Occasionally a worship leader gets the uneasy feeling that something is wrong, even when everything seems right. There are no dead spots in the services, the musicians are staying in tune, and no one in the congregation has complained for a whole month! But the pastor has communicated that worship is in a rut.
What's the problem? It may be that the worship leader is coasting in his calling. The pursuit of growth is a vital part of the worship leader's call, and a primary way he can serve his pastor.
Our first responsibility is to be growing in our knowledge of God. It's easy to assume that our present understanding of God is adequate for leading others in worship. But God is infinitely glorious and His praise will never be exhausted, even in eternity. Therefore, we must study God passionately to worship Him rightly. We must become faithful theologians.
Maybe you didn't realize that worship leaders were called be theologians. Actually, we don't have a choice. Every worship leader is a theologian. We simply choose whether we'll be a good one or a bad one. Obviously, a commitment to study the Scriptures is the most important element of a right theology. But we can also read the words of others who have spent their lives pursuing a deeper knowledge of God. I have benefited immensely from books like The Pursuit of God by A.W. Tozer, Knowing God by J.I. Packer, and Desiring God by John Piper. Others that speak of the faith in a more systematic way include Concise Theology by J.I. Packer and Essentials of the Faith by R.C. Sproul. These books and more should be on every worship leader's bookshelf. More importantly, they should be part of our regular reading diet.
Another area we can grow in is our understanding and application of the gospel. A Puritan phrase that I've come to appreciate increasingly is "Labor to be affected by the cross." As a worship leader, I need to do whatever I can to make sure that Jesus dying for my sins is more than just a theological concept, or some distant historical event. Apart from the Bible itself, some of the books I highly recommend on this subject are The Cross-Centered Life, by C.J. Mahaney, and The Gospel for Real Life, by Jerry Bridges. Either of these books are guaranteed to deepen and strengthen your love for our Savior and His sacrifice.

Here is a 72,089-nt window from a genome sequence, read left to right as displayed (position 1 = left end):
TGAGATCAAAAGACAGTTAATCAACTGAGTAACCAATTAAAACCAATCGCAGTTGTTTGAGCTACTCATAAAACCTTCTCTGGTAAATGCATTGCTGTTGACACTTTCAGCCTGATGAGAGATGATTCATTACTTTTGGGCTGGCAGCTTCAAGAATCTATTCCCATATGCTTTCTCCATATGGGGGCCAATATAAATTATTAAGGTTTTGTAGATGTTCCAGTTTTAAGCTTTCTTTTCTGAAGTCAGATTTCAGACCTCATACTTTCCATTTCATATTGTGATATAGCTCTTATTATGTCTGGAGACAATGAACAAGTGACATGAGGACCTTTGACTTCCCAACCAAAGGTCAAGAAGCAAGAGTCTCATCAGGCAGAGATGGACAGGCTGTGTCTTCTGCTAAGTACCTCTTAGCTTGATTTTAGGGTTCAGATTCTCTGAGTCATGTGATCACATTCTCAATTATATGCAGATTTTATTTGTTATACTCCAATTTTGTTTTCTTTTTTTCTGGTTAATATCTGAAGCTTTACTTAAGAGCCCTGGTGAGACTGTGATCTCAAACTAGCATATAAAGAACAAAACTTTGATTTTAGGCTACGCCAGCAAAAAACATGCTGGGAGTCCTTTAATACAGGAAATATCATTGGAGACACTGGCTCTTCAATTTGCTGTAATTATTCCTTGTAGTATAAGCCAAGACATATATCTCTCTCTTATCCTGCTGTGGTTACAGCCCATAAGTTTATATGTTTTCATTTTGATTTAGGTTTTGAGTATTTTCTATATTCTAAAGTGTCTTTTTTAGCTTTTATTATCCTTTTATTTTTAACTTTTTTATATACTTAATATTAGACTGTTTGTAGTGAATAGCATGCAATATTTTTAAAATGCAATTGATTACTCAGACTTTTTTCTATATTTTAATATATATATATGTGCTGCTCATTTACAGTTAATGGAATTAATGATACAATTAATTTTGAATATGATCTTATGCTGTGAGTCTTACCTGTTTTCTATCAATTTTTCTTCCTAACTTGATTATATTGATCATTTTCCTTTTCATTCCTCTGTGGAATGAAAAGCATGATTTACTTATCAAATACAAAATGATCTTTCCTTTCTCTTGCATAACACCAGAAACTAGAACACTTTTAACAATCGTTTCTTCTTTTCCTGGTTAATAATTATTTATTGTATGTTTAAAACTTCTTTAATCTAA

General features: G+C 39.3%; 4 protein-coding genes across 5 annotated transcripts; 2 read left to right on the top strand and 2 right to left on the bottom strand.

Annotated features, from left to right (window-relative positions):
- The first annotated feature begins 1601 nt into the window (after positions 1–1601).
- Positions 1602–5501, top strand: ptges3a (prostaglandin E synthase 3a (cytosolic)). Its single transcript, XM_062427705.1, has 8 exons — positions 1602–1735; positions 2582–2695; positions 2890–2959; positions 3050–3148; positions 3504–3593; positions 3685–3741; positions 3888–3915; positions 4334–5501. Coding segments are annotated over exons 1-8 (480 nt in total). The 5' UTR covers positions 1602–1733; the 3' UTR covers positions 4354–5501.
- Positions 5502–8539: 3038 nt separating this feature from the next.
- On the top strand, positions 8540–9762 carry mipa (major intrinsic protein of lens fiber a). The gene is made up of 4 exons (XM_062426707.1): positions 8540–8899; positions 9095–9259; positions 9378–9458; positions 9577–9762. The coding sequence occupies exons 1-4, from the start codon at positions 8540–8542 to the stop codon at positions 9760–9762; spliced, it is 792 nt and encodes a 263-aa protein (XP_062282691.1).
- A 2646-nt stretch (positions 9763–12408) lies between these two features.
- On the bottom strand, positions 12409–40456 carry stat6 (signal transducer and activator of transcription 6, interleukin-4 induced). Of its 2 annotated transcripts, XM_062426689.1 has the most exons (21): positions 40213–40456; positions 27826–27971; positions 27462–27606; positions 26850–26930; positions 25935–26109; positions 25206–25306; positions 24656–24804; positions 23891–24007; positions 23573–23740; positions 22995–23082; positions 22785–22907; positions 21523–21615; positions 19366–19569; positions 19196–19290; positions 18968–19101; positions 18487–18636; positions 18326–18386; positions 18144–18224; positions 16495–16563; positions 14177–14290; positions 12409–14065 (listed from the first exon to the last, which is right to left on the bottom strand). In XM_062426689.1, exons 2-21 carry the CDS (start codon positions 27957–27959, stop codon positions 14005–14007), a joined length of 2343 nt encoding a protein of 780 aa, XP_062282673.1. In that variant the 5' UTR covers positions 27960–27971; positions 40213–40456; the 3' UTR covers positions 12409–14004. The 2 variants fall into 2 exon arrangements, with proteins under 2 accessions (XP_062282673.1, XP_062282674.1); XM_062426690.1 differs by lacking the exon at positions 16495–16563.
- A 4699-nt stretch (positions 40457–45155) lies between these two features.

Other areas of growth to pursue include musicianship and music theory. Certainly God manifesting His presence in our midst is never ultimately dependent on our level of musical skill. However, musical knowledge and proficiency equips us with more tools to serve God's people effectively.
Finally, the most meaningful expression of support to your pastor, and perhaps the most difficult, is communicating a willingness to step back or step down if he feels someone else could do a more effective job leading corporate worship. As worship leaders we should be quick to encourage others who might do a better job than us. We might not end up giving God glory from the stage, but we'll definitely be giving Him glory in our hearts.
Next time we'll look at some of the ways a pastor can effectively serve his worship leader.
Bob taught on this subject at the 2000 "A Passion for the Glory of God" worship conference. You can read the outline at Sovereign Grace Ministries. Bob is featured in a set of songwriter interviews. You can watch him here.
Read Part One of this series here.
Read Part Two of the series here.